hehehehe....that's what he said. 

I'm speaking about Mahatma Gandhi if I recall, touching on that issue in the Speech At The Round Table Conference...my memory fails me, I may be thinking of someone else.

It's true though. Diamonds aren't really that rare.

I didn't deny.

#35 Posted by mmwmwmmwmwmm (620 posts) -
[QUOTE="dave123321"]Hello OTconomists. So from time to time I keep hearing about this thing called the water-dimond paradox. The basic issue is that water is very useful to our lives yet doesn't cost much compared to diamonds even though diamonds are not really all that useful relative to diamonds. So why is that? That is where you come in, OTconomists. In this thread, debate issues of why diamonds are so expensive and why water is so cheap. Can this be related to salaries of teachers compared to salaries of athletes? Should we pay teachers what they are worth? Cut down salaries for athletes? Do we place a higher value on athletes then we do on our education ? What can we do to change that or is that something that we will have to accept? Is this is simply an issue of scarcity, or is there something more involved? So lets have a good civil debate OT.

"Contradictions do not exist. Whenever you find yourself facing an apparent contradiction, check your premises. You will find that one of them is wrong." You are mistakenly assuming that the value of something is solely determined by its usefulness, without regard to its scarcity.
#36 Posted by dave123321 (34153 posts) -
[QUOTE="mmwmwmmwmwmm"][QUOTE="dave123321"]Hello OTconomists. So from time to time I keep hearing about this thing called the water-dimond paradox. The basic issue is that water is very useful to our lives yet doesn't cost much compared to diamonds even though diamonds are not really all that useful relative to diamonds. So why is that? That is where you come in, OTconomists. In this thread, debate issues of why diamonds are so expensive and why water is so cheap. Can this be related to salaries of teachers compared to salaries of athletes? Should we pay teachers what they are worth? Cut down salaries for athletes? Do we place a higher value on athletes then we do on our education ? What can we do to change that or is that something that we will have to accept? Is this is simply an issue of scarcity, or is there something more involved? So lets have a good civil debate OT.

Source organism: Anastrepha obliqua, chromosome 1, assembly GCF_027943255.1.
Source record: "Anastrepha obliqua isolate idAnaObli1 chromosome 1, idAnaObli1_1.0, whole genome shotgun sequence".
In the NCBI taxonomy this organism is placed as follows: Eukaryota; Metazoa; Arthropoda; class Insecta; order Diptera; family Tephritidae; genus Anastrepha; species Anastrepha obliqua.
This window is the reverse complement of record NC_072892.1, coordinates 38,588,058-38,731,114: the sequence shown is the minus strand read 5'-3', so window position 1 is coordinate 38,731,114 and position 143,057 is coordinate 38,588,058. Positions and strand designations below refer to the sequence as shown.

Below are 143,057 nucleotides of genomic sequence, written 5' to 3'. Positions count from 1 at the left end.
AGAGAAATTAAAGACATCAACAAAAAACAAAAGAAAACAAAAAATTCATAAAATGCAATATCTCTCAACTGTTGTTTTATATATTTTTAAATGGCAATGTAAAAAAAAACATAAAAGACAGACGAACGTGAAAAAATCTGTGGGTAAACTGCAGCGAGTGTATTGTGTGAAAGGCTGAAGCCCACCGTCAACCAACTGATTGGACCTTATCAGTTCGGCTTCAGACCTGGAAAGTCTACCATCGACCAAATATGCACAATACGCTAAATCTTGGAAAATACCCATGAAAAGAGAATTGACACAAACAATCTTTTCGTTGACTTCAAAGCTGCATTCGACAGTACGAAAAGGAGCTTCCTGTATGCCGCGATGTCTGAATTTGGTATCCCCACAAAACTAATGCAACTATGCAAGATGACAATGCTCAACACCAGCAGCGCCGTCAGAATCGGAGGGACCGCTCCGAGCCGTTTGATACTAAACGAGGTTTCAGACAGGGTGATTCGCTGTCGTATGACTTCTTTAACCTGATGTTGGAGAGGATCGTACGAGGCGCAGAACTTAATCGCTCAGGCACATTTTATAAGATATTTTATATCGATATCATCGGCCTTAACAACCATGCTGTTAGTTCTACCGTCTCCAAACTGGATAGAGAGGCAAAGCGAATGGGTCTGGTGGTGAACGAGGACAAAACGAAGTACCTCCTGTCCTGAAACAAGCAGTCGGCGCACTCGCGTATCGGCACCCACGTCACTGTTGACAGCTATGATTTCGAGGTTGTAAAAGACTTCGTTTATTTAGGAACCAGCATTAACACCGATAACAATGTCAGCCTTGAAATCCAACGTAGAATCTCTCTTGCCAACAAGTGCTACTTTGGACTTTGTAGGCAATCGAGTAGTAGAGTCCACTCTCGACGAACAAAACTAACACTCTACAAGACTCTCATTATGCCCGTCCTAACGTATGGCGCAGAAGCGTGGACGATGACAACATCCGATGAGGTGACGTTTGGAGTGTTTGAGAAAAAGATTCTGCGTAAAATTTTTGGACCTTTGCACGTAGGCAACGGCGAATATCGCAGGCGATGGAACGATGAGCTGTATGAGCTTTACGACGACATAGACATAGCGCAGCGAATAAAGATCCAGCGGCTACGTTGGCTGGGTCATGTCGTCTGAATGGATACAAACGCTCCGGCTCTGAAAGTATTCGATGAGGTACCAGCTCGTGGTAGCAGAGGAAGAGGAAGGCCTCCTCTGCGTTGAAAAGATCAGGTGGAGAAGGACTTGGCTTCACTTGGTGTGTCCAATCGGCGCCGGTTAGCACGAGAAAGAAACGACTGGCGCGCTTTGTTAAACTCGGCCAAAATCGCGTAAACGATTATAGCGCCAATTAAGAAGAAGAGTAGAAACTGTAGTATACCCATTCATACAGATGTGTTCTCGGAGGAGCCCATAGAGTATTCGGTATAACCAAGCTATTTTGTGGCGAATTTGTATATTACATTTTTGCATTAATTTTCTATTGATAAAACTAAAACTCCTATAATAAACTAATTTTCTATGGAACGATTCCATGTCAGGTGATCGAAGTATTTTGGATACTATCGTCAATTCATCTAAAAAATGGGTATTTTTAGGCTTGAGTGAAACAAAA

"Contradictions do not exist. Whenever you find yourself facing an apparent contradiction, check your premises. You will find that one of them is wrong." You are mistakenly assuming that the value of something is solely determined by its usefulness, without regard to its scarcity.

We are trying to fund this out
#37 Posted by Riverwolf007 (23865 posts) -

diamonds are valuable because of the perception of scarcity.

i say perception because diamonds are really not that scarce.

there are trillions of carats of diamonds sitting in vaults around the world and if they were released the value would crash.

the reality is that at best  diamonds are a semi-precious gem.